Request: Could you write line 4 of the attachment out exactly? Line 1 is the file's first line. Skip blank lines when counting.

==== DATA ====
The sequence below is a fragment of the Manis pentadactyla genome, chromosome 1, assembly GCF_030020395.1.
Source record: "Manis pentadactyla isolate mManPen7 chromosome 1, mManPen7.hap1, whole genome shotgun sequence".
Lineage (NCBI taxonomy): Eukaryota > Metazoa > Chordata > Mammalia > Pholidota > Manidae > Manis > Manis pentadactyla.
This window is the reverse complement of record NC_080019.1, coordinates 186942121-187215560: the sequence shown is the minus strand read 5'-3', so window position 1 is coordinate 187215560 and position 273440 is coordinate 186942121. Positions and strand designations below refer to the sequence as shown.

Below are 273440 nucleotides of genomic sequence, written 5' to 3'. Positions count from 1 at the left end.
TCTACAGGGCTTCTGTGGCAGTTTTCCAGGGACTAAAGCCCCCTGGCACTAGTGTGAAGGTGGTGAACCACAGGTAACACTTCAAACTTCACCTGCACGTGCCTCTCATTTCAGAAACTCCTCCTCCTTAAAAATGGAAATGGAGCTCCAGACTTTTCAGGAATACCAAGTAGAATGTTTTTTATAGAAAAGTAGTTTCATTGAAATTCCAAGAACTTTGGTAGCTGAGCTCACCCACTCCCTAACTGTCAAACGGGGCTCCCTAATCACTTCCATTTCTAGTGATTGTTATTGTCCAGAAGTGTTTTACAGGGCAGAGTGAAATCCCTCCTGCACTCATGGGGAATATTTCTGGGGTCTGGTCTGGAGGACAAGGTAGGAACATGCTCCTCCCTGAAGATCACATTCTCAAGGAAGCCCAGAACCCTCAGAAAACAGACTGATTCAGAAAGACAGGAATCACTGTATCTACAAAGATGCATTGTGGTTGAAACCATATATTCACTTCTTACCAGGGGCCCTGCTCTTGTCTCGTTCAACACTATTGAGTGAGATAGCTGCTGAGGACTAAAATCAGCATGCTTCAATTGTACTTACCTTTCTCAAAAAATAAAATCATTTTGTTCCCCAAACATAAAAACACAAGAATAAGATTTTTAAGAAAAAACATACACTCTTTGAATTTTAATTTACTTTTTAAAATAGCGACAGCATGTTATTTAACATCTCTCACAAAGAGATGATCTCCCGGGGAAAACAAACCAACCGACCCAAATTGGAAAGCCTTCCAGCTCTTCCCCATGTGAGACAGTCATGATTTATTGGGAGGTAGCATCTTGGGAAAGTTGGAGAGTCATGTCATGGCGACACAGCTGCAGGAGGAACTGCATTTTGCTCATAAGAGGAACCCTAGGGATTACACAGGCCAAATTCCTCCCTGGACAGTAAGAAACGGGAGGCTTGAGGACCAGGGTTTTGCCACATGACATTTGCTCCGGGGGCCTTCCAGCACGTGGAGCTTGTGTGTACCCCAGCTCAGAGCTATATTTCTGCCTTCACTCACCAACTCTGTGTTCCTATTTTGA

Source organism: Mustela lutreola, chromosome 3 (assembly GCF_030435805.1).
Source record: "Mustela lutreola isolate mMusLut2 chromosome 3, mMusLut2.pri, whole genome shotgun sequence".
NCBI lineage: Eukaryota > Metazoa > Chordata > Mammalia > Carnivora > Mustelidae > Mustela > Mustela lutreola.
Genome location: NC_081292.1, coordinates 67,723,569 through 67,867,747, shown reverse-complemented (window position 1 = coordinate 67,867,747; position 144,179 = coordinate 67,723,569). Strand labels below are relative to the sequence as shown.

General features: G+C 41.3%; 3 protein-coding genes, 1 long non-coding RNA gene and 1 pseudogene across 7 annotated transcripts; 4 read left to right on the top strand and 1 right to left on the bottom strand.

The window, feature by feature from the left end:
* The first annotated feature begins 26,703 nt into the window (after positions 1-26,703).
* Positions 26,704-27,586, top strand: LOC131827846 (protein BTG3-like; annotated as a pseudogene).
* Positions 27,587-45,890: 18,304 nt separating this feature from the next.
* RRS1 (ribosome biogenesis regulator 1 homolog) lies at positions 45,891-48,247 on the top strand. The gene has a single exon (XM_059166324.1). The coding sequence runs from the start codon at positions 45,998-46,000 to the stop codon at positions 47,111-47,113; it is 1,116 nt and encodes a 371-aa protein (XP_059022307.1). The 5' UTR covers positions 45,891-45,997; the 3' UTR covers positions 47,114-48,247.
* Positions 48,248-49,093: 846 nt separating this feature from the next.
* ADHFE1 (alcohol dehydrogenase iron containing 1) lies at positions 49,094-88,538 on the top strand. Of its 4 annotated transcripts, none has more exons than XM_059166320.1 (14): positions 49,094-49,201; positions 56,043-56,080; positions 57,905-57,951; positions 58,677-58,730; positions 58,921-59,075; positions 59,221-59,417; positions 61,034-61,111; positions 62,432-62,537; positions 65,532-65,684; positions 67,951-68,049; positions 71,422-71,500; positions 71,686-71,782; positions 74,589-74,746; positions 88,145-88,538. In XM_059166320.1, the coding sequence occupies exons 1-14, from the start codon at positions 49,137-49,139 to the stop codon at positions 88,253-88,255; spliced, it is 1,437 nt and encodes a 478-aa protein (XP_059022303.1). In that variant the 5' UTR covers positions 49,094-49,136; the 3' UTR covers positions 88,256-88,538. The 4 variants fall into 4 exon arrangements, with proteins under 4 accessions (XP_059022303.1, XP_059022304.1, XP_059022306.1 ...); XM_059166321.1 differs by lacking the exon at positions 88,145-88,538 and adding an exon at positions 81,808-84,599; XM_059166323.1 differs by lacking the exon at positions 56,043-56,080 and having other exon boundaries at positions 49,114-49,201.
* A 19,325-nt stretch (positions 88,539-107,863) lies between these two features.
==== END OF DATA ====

This window is the reverse complement of record NC_080019.1, coordinates 186942121-187215560: the sequence shown is the minus strand read 5'-3', so window position 1 is coordinate 187215560 and position 273440 is coordinate 186942121. Positions and strand designations below refer to the sequence as shown.